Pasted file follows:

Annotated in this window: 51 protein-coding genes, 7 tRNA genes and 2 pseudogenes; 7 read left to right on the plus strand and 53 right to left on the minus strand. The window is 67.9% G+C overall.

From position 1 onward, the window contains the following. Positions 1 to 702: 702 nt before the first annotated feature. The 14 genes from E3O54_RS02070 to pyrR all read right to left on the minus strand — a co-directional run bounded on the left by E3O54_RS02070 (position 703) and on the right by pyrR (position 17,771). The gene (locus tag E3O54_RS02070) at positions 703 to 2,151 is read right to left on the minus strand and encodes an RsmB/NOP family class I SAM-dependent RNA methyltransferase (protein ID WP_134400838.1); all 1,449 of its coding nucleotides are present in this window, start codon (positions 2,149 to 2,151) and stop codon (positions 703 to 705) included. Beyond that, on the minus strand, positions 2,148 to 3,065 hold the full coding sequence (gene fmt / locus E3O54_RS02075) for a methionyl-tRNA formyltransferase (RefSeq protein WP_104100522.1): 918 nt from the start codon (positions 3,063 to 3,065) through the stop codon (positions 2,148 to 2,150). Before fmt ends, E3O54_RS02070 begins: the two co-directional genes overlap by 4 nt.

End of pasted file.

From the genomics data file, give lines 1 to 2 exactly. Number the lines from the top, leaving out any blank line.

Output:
Annotated in this window: 51 protein-coding genes, 7 tRNA genes and 2 pseudogenes; 7 read left to right on the plus strand and 53 right to left on the minus strand. The window is 67.9% G+C overall.

From position 1 onward, the window contains the following. Positions 1 to 702: 702 nt before the first annotated feature. The 14 genes from E3O54_RS02070 to pyrR all read right to left on the minus strand — a co-directional run bounded on the left by E3O54_RS02070 (position 703) and on the right by pyrR (position 17,771). The gene (locus tag E3O54_RS02070) at positions 703 to 2,151 is read right to left on the minus strand and encodes an RsmB/NOP family class I SAM-dependent RNA methyltransferase (protein ID WP_134400838.1); all 1,449 of its coding nucleotides are present in this window, start codon (positions 2,149 to 2,151) and stop codon (positions 703 to 705) included. Beyond that, on the minus strand, positions 2,148 to 3,065 hold the full coding sequence (gene fmt / locus E3O54_RS02075) for a methionyl-tRNA formyltransferase (RefSeq protein WP_104100522.1): 918 nt from the start codon (positions 3,063 to 3,065) through the stop codon (positions 2,148 to 2,150). Before fmt ends, E3O54_RS02070 begins: the two co-directional genes overlap by 4 nt.